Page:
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Researchers find decline in birth defects seen in ART babies
by Joshua Bryne
For some women, getting pregnant may not be that simple. Some couples repeatedly try to conceive but just can't get a sperm to successfully penetrate an egg. Over the years, science has evolved to allow specialists to assist individuals who want to have a biological family. One popular method is assisted-reproductive techniques (ART).
ART gives women options
Through ART, scientists can remove eggs from a woman's ovaries and combine them with a man's sperm in a petri dish outside the body, according to the Centers for Disease Control and Prevention. Once fertilization occurs, the eggs can then be transplanted back into the female's uterus or donated. For women who are infertile, this is a viable option and can help them achieve pregnancy, which is something their body cannot do naturally.
However, in the past, one of the drawbacks to the procedure is that ART has been associated with an increased risk of birth defects. For instance, a study published in the New England Journal of Medicine last May discussed how individuals who sought ART had a 8.3 percent chance of their baby developing a birth defect, as compared to a 5.8 percent risk when conceiving naturally. Despite these results, new findings indicate that, although such an increased likelihood exists, major birth defects have been diagnosed less frequently within the past 10 years than when specialists first began conducting ART, Reuters reported.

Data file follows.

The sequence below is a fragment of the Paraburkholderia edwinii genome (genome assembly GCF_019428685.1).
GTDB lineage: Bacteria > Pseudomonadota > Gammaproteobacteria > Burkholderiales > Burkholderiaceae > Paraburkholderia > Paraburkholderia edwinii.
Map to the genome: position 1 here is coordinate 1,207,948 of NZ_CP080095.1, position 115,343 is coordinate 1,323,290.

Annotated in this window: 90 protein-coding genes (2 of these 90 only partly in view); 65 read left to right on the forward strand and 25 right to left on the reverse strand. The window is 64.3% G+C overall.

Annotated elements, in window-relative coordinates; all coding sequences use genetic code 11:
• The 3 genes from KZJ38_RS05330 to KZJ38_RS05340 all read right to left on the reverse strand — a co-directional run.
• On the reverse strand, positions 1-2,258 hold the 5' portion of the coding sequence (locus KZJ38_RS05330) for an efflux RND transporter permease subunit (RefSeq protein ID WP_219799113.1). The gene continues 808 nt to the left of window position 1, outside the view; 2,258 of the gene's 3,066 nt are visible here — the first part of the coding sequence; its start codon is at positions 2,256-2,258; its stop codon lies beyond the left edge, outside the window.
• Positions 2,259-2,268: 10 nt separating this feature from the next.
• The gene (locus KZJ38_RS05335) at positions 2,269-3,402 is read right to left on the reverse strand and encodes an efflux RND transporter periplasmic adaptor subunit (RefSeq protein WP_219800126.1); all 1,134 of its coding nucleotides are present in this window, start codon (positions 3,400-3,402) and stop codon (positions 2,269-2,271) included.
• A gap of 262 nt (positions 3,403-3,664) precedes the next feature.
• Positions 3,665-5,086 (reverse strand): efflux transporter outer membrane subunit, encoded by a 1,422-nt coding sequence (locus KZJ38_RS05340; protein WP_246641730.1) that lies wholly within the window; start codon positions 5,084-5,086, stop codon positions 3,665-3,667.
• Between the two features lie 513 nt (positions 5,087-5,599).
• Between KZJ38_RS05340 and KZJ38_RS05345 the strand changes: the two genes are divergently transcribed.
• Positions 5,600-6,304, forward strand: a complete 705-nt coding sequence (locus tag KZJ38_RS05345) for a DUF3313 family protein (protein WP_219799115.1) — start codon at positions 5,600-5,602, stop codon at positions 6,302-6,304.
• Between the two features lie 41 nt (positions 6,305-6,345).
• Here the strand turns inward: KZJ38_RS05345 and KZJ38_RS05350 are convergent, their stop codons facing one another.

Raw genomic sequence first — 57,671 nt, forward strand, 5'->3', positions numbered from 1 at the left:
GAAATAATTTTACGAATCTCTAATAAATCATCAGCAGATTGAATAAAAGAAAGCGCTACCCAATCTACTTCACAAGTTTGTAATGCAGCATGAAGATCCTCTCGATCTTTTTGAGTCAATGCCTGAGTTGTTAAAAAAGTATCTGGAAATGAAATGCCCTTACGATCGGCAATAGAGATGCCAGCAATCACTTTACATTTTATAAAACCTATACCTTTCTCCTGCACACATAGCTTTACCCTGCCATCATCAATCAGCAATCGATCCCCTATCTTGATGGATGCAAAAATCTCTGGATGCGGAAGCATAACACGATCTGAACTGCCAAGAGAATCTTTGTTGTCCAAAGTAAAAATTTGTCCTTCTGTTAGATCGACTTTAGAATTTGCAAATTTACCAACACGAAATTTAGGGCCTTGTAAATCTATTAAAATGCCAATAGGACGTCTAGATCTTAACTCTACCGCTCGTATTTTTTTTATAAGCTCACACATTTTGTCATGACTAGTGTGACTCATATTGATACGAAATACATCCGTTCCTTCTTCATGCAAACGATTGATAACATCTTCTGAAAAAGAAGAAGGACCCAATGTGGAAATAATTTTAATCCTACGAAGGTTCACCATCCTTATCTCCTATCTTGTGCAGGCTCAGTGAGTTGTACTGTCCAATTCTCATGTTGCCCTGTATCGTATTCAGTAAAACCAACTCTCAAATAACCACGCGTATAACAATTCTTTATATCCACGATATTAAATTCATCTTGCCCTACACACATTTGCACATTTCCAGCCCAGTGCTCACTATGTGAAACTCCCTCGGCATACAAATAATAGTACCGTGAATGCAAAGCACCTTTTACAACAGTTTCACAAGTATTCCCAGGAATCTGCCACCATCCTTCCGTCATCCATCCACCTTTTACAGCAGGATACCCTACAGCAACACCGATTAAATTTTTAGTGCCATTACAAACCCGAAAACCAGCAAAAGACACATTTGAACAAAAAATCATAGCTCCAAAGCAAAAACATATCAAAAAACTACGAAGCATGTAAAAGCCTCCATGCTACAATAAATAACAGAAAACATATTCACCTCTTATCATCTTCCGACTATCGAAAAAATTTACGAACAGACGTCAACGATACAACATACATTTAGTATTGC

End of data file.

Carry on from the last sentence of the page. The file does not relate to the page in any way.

Scientists have improved the procedure
Australian researchers obtained data from approximately 207,000 births, more than 1,300 of which were the result of in vitro fertilization - an ART procedure - between 1994 and 2002. They found that 11 percent of babies born between 1994 and 1998 had a birth defect, as compared to 7.5 percent of those delivered between 1998 and 2002. The study's investigators believe that this may be a result of how ART has evolved. Now, the procedure can be done with lower doses of medications, shorter stimulation periods and a fewer number of embryos transferred.
Some common birth defects seen include cleft lip, hip dysplasia and malformations of the heart, genitals and the abdominal wall.
"Whilst our study does still show that babies born using ART remain at a higher risk of birth defects, couples seeking ART treatment can be reassured that the vast majority of ART infants are born healthy and do not have a birth defect," said lead researcher Michele Hansen, as quoted by Reuters.